News, Taxes

Charitable deduction deconstruction

Making a donation to charity has several benefits. Other than the good feeling a donor gets for helping those who are less fortunate, someone or something will directly benefit from her good deed.

Another big positive for many donors is the charitable deduction that results from such philanthropic giving. However, any taxpayer wishing to claim a charitable deduction must be aware that there are specific rules to follow for the Internal Revenue Service to allow such deductions.

For example, if your client donates property and claims a deduction of more than $5,000, she must include a qualified appraisal of the item(s) she donated to substantiate the deduction, according to Internal Revenue Code Section 170(f)(11). Also, under IRC Section 170(f)(3)(A), your client generally can’t get a deduction for donating less than her entire interest in a piece of property. The taxpayers in the recent case (Lawrence P. Mann & Linda S. Mann v. United States of America, No. CV TDC-17-0200, 2019 WL 399902, at *1 (D. Md. Jan. 31, 2019) found out the hard way about the need to comply with these rules.

Building the foundation

In the case, Lawrence and Linda Mann (the taxpayers) filed a tax refund suit challenging the IRS’ disallowance of three claimed charitable deductions. The taxpayers purchased a piece of real property in 2011, which included a house and a shed. Before moving in, they decided to demolish the house and build something more suitable. However, instead of throwing away all of the old housing material, the taxpayers decided to contact Second Chance, Inc. (Second Chance), a public charity that salvages building materials, fixtures and furniture while providing their employees with workforce training. Second Chance requires that donors also give cash to help defray the costs of the deconstruction, and the taxpayers would still have to pay a demolition company to remove any remaining debris that couldn’t be salvaged.

One of the taxpayers signed an agreement conveying all of her interest in the house to Second Chance. She signed a second agreement conveying certain pieces of other personal property in the house to the charity as well. A representative from Second Chance explained to the taxpayers that donors could claim a tax deduction for materials that actually made it back to their warehouse for later resale. The charity would draft a list of everything removed so that a qualified appraiser could determine the fair market value of each item. The taxpayers also agreed to pay $20,000 in cash over two years to supplement their donation.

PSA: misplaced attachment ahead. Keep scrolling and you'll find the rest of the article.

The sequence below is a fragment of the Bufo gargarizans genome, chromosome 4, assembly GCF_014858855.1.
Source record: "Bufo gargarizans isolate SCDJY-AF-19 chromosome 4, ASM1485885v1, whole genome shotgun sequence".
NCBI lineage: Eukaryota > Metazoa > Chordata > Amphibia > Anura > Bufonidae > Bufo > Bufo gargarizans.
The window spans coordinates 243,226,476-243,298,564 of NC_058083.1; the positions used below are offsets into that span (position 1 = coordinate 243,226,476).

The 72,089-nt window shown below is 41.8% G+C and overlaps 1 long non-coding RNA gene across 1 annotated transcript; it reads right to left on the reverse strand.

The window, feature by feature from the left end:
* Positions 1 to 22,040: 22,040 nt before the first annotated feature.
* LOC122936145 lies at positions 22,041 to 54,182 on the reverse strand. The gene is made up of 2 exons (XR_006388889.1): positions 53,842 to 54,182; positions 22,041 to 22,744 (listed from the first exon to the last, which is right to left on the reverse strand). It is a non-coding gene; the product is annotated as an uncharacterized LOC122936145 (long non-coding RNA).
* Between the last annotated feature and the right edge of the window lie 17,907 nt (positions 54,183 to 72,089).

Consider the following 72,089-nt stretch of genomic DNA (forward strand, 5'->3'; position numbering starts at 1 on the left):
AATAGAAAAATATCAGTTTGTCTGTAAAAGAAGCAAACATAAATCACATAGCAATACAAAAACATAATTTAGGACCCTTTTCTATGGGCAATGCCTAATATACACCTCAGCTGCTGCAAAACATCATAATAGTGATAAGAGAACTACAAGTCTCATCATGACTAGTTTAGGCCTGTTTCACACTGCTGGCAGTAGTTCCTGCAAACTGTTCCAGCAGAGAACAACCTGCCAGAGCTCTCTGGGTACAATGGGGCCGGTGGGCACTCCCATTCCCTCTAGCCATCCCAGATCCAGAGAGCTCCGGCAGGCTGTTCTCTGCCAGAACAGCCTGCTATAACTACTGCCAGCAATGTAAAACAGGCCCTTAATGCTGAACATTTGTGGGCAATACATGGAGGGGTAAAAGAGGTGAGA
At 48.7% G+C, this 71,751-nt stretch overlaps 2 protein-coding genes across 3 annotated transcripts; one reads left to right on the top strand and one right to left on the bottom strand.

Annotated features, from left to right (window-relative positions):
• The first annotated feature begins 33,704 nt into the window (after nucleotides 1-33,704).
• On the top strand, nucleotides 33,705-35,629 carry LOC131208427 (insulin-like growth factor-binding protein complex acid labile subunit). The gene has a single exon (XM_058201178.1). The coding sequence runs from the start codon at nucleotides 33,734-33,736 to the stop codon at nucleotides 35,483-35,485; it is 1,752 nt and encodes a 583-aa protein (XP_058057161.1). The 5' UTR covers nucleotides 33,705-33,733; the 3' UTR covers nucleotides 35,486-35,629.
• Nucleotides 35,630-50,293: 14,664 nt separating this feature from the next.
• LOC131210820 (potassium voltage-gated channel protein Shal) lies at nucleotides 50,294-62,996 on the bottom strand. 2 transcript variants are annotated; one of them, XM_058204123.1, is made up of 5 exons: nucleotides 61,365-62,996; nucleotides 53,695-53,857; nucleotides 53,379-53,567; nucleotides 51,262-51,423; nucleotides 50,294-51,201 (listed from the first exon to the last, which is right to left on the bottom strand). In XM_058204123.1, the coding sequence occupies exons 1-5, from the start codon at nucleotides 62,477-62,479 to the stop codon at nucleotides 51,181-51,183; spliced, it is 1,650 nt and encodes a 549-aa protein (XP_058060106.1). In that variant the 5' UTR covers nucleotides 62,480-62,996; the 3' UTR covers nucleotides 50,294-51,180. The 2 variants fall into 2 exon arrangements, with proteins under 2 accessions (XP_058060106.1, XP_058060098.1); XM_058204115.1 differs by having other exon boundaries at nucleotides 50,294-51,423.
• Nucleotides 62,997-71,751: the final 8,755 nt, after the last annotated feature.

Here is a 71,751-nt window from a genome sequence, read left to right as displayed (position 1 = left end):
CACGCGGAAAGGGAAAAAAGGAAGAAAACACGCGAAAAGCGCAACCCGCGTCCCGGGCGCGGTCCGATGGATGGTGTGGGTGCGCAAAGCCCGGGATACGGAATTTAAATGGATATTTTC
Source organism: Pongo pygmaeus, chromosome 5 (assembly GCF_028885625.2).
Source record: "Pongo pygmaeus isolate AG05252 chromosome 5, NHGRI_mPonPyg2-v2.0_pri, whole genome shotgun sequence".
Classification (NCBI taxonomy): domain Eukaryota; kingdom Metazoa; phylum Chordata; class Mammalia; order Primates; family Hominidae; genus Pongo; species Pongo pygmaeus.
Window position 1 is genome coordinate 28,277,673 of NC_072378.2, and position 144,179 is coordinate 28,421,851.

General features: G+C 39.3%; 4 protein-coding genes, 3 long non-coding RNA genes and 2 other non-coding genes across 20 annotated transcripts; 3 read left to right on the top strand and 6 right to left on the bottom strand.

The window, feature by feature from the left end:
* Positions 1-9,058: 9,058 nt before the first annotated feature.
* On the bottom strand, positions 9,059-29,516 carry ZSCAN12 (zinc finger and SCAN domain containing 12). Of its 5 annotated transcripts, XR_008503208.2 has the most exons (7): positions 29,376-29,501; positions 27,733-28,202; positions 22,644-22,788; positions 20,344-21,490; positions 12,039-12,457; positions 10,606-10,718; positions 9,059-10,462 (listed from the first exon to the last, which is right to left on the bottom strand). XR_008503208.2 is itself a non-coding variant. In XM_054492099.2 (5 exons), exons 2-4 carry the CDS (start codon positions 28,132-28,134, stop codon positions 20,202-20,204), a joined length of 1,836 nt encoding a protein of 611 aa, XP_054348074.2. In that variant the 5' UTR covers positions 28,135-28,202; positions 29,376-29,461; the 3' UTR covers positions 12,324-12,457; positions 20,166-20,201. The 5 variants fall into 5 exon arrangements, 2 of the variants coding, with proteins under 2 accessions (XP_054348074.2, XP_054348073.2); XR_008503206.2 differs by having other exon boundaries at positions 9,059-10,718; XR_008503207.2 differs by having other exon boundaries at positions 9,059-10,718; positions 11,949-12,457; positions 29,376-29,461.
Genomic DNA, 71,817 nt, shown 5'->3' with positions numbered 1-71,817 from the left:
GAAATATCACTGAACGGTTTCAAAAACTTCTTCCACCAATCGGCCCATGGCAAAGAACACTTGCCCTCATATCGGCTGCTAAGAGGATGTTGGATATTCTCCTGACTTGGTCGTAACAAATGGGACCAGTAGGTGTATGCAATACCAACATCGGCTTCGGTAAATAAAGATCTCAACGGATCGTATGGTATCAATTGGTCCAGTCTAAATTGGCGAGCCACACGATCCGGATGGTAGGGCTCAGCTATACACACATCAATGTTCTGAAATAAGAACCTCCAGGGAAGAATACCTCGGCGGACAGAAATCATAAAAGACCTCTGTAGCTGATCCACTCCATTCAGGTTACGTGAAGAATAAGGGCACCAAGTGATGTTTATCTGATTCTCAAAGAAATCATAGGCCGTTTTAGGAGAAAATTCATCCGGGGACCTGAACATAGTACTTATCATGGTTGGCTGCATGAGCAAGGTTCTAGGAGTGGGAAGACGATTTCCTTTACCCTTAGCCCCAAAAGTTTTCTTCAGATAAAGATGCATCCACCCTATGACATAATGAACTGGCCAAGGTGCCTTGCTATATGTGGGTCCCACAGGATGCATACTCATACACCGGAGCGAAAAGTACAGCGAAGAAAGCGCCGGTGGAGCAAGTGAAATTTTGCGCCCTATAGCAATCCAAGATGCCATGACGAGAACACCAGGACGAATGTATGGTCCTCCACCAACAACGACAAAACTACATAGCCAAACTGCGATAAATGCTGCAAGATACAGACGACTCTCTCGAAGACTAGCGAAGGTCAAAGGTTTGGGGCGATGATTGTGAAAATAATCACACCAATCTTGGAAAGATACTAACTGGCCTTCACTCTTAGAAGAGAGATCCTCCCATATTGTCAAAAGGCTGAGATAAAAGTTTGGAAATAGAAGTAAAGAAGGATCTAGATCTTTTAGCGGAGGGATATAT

To substantiate their donation and the resulting charitable deduction, the taxpayers had two separate appraisals prepared for the house. The first valued the gift at $675,000 and was arrived at by valuing the house at its highest and best use (that is, keeping it intact and moving it to a different location). The second appraisal valued the structure at about $313,000 and assumed that the entire house could be used for training purposes and all of the materials could be salvaged and resold. A separate appraisal valued the personal property at about $24,000 by taking the cost of each item as new and depreciating it.

Ultimately, the taxpayers claimed a $675,000 deduction for the house, $24,000 for the personal property and $10,000 for the cash distribution on their 2011 returns. In 2012, they only contributed $1,500 of cash to Second Chance and claimed that as a charitable deduction. The IRS disallowed all of the claimed deductions. After their appeal was denied in 2015, the taxpayers filed claims for a refund. They also filed an amended 2011 return reducing the deduction for the house to $313,000.

Read the full story at Wealth Management.
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